Tip: Implied consent doesn’t necessarily mean an image may be used for commercial purposes. If in doubt, it’s best to go down the express consent route.
Simply posting or reposting with a tag and credit isn’t a get-out-of-IP-jail-free card. Same goes for when you repost using a reposting type app. These apps might give credit to account where the post originated, but doesn’t actually get around the issue of obtaining for consent to share the image in the first place. So remember, just ask — or you might find you’ll be asked to remove the image.
Check the conditions of use
All images will come with some strings attached, which determine how they can be used. Generous creators can make their work available for public use under a Creative Commons (CC) licence. But even then, there are specific conditions attached to different CC licences. If you’re using stock images from any online resources such as Unsplash, Pixabay, Getty Images or Stocksy United, make sure to read the T&C’s with any licences and understand how the images can be used.
Credit where credit is due
We’ve found ourselves being the IP po-po on several occasions where well-meaning Instagrammers have used a licensed image from and credited our account (example below). This is a double whammy no-no. Firstly, another super talented human created the image, which means we don’t own the copyright. Tagging our account meant the artist didn’t receive the rightful kudos they deserve for their work. Secondly, we purchased a licence, which means we paid the artist for the privilege of using their work. When someone simply reposts the image without purchasing their own licence, this is cutting the artist’s lunch.
So if you’re going to credit an image you’ve used, make sure you’re giving credit to the rightful copyright owner. And no Pinterest is not a legit credit or source.
Just because you can’t find or contact the copyright owner, doesn’t mean you're in the clear to freely use an image. Dig a little deeper. Advanced Google image or reverse image searching can help you identify the usage rights or original source for an image.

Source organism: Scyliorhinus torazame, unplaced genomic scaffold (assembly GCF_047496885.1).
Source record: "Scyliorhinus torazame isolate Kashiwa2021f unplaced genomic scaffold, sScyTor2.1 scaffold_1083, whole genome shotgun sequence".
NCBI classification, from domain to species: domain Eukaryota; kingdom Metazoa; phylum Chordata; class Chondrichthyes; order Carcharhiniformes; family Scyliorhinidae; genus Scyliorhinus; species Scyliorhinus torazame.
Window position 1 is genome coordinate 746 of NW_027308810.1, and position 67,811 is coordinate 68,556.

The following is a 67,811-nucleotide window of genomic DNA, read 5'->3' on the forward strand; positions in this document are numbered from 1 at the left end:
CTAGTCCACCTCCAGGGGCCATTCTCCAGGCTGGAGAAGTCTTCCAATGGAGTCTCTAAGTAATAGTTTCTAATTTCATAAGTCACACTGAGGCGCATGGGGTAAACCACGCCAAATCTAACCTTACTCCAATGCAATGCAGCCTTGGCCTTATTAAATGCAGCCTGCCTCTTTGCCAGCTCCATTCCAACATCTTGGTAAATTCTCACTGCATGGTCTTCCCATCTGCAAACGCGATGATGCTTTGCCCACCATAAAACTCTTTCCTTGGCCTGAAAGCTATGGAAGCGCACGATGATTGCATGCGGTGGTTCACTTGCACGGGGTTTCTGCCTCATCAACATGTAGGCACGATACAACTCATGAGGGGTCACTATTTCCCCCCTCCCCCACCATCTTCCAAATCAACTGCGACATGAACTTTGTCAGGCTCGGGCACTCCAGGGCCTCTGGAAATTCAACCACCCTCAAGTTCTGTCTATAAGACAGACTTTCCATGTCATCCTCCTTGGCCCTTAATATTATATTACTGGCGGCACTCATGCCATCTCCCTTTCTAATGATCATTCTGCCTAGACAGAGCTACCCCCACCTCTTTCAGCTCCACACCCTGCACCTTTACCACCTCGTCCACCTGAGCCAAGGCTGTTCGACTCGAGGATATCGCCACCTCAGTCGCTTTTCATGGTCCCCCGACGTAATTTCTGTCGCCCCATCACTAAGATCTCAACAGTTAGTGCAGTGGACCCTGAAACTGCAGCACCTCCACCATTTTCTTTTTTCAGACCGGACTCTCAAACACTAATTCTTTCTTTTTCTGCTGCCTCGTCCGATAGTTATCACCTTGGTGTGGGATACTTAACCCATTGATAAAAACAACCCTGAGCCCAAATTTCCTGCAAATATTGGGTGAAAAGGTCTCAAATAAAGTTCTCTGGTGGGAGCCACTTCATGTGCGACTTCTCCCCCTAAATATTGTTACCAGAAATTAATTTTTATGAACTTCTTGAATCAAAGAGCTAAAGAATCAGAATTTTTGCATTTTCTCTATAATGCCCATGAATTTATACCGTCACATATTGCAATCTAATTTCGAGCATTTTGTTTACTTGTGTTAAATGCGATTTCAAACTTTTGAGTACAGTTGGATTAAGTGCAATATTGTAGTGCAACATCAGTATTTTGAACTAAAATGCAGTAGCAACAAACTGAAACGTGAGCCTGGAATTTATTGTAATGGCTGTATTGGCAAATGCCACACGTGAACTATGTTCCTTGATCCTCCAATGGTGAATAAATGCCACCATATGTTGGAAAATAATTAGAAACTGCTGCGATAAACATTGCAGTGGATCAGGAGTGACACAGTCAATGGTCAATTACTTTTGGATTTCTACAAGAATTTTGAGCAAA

If you’re using a CC licensed image, regardless of the type of licence applied, you must always credit the creator of the image. Similarly, the T&Cs of stock image sites will outline how images are to be credited.
Create it yourself
If you really want to avoid potential copyright issues on Instagram - create and use your own images. And if you’re concerned about your own images being pinched, consider including a watermark on your images, embed a copyright notice and info in the image metadata, or specifying any do’s and don’ts with your images in captions, comments or your bio. Educate your online audience about how you want your work to be used and valued.
An added C: Copycats
How do you deal with someone using your image without your consent? To start with, you can always reach out to them directly and explain your concerns. The other party may not realise they’ve misused your IP and a polite DM can often help resolve the issue. If you need to step it up, Instagram, as well as other social media platforms, have an online form you can use to report copyright infringement. You may also need to consider sending a formal cease and desist letter. A legal rep can help advise you on an appropriate strategy and prepare the right letter, if needed, to deal with a copycat issue.
Instagram is a great business tool. Just don’t be a tool when using it. Mind your IP’s and Q’s when sharing images.